I cherish the mitzvah of performing a bris and will generally accept any opportunity, whenever and wherever possible, to act as a mohel.

One time, however, early in my career, I was faced with a moral dilemma. I had just been called by a new father and agreed to do his son’s bris when almost immediately, another set of parents called and wanted to book their newborn son’s circumcision for the same day, at the same time.

Usually, these things can be easily arranged. With good will on both sides, we can push one bris a bit earlier and the other a bit later, allowing me to go from oneI was faced with a moral dilemma ceremony to the next. But in this case, the first baby’s parents lived out of state, and there was no possible way to get there and back in time to do both.

The easy answer? First come, first served. However, the remote couple lived in a town with no Jewish infrastructure or access to a minyan, and were thus planning a tiny bris. The local set of parents had a huge family and a massive social circle, with the likely exposure that would have been very important to me at that stage of my career.

It would have been so easy to call back the first father and cancel, but I knew it would be almost impossible for him to find another mohel who could get there on the eighth day, whereas the family who lived in Melbourne could find a replacement easily enough.

But is that my problem? Either way, I’d be doing the mitzvah of bris. It’s just that one of them happened to be much closer to home, more financially rewarding, and promised far greater profile and publicity as a reward.

In the end, after much soul-searching, I traveled interstate to the people who booked me first and found a locum for the society bris. It wasn’t easy, but it was the right thing to do.

Looking back, it seems ridiculous that I wrestled so long over making up my mind, or that it meant so much to me at the time, but those few days were an agony of indecision. I remember asking the advice of a veteran mohel who advised me to do the right thing and not just take the more attractive option. In retrospect, I’m glad I went.

Other times, similar quandaries have come up, and I’ve been less satisfied with the decisions I made. But that one time, at least, I believe I did the right thing.

I’m positive that everyone reading this would have gone through similar struggles in their own lives or careers, and we all win some and lose some on the merry-go-round of morality. We talk the talk easily enough, but walking the walk is far harder. Imagine if there was a way to recognize in advance the correct path to take. It would be so much easier if we had automatic mechanism to know the right thing to do.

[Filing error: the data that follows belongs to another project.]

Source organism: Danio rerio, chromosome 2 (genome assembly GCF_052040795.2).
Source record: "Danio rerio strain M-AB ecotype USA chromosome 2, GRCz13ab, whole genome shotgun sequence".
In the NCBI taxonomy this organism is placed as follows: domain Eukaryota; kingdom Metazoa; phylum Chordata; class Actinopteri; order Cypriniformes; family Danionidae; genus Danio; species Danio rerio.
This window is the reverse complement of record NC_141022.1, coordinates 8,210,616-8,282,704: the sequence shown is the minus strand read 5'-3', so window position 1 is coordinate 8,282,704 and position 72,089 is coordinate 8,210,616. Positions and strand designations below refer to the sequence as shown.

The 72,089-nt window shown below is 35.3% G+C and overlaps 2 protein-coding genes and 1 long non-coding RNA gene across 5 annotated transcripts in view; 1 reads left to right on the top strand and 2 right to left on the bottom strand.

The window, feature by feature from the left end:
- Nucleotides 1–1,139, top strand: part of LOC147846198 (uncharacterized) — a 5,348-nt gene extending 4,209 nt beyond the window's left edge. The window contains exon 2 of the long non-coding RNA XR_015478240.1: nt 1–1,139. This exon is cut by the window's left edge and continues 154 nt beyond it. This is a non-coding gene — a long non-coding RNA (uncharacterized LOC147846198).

Perhaps the struggle is reflected in a fascinating concept in this week’s parshah. There were a number of sacrifices offered in the Holy Temple, both communal andWe talk the talk easily enough, but walking the walk is far harder individual: sin offerings and thanksgiving offerings, private gifts to G‑d and collective korbanot paid for by the public purse.

There was a set of sacrifices made for Shabbat, while others would signify holidays, Rosh Chodesh, etc. The most common sacrifice of all—the “basic offering,” as it were—was the tamid, the daily sacrifice offered every morning and afternoon.

The Rebbe pointed out that this tamid was an olah, a fully burnt offering. Unlike other types of sacrifices, where parts of the animal were given to the owners or Kohanim to enjoy, the entire olah was placed on the altar and consumed by fire.

An olah was nothing but sacrifice. It was a complete gift to G‑d, with no personal pleasure or payoff left for the principals involved.

We all make the right noises about doing the right thing, for the right reasons, but it is hard—really hard—to know if we’re serving G‑d or serving ourselves. The reason we struggle with moral dilemmas of the sort I described above is because the lure of self-promotion and financial benefit complicates our ability to distinguish the right option from the pleasurable option—what we want to do from what we know we should do.

The only way to truly know right from wrong is to remove ourselves from the equation. If there was nothing in it for me, what would I do then? If I wasn’t getting paid, would I still do what I’m doing? If there was no fame or fortune in prospect,In retrospect, I'm glad I went would I still advance on my professed goal? Do I do what I’m doing for myself or for G‑d?

The secret of the olah is that sometimes, you’ve got to give up everything for the cause, and then you’ll know that your daily sacrifice is really an offering to G‑d.